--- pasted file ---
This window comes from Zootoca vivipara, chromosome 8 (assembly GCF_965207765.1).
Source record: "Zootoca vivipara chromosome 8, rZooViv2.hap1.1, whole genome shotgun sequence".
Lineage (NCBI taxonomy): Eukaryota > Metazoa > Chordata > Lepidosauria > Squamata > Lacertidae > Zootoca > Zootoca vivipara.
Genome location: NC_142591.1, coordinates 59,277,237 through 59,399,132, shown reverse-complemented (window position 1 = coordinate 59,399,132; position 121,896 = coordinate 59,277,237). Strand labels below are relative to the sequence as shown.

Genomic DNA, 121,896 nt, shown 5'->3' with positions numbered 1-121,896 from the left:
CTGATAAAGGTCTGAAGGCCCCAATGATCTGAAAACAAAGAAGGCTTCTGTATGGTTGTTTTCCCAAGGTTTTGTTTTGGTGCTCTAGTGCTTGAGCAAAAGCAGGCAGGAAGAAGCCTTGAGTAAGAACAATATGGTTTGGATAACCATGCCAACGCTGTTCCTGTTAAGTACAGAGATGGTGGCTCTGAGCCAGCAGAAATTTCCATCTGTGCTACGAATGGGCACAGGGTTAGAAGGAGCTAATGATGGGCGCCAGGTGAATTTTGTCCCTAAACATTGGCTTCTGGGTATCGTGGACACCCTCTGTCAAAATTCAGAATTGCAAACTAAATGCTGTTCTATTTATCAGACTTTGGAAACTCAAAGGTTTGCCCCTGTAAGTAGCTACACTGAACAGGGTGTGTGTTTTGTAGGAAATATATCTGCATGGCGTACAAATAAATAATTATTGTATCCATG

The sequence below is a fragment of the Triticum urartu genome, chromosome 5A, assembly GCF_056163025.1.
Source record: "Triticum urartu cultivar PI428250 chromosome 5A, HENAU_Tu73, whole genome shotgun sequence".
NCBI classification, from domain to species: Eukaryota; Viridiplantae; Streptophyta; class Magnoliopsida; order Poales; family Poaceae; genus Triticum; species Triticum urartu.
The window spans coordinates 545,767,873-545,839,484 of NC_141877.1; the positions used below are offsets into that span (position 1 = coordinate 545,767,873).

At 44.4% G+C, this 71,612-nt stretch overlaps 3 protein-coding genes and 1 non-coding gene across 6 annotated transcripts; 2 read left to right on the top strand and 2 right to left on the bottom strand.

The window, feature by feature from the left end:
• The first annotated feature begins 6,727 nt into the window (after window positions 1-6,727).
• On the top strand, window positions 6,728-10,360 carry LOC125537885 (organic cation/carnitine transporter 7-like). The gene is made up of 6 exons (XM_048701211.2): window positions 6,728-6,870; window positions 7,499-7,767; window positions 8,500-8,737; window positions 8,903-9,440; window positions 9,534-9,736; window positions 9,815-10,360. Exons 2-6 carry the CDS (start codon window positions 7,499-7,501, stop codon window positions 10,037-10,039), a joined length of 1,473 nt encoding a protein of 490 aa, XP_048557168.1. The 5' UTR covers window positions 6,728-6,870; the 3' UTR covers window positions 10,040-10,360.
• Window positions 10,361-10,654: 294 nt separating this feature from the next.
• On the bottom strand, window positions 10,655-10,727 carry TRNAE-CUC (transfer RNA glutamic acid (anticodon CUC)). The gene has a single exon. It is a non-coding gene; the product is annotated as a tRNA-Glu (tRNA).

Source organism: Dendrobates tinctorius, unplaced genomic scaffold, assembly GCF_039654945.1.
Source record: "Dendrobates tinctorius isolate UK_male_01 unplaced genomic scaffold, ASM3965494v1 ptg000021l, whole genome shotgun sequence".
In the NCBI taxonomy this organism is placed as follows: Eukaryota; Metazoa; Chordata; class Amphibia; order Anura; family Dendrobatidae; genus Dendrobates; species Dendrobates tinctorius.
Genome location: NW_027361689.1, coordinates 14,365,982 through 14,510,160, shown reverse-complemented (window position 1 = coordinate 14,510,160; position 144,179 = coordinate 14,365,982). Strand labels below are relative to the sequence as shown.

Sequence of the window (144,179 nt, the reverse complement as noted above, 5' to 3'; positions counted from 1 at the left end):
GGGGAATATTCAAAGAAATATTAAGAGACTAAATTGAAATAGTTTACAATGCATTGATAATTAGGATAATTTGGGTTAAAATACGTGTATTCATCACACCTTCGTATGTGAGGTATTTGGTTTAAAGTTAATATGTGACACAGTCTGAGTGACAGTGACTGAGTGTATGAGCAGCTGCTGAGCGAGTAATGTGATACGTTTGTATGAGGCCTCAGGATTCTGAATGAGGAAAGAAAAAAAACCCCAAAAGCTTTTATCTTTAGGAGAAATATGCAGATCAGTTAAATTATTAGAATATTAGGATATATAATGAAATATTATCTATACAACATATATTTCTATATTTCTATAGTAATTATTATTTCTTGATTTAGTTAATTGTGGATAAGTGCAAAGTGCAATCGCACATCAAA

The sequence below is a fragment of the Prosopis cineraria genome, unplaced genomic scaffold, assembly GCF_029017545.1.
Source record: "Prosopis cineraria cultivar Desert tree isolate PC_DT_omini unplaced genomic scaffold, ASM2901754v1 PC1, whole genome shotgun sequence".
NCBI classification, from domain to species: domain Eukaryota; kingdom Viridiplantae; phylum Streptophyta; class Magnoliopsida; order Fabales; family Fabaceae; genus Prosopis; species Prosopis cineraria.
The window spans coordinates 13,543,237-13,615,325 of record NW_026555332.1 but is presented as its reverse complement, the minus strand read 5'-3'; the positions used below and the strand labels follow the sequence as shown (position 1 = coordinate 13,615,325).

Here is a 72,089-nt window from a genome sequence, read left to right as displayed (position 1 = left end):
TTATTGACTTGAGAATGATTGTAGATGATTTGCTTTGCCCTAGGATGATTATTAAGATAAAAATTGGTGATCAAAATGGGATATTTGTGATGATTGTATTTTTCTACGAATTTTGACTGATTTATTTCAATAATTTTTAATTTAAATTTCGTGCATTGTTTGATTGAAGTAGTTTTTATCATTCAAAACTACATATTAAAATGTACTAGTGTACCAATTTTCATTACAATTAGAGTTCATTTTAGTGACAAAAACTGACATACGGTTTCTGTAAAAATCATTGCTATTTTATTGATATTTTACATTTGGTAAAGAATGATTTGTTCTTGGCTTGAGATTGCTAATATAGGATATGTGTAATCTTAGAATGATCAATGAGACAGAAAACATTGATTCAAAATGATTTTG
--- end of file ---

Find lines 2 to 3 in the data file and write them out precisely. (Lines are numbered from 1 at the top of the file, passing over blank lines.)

Source record: "Zootoca vivipara chromosome 8, rZooViv2.hap1.1, whole genome shotgun sequence".
Lineage (NCBI taxonomy): Eukaryota > Metazoa > Chordata > Lepidosauria > Squamata > Lacertidae > Zootoca > Zootoca vivipara.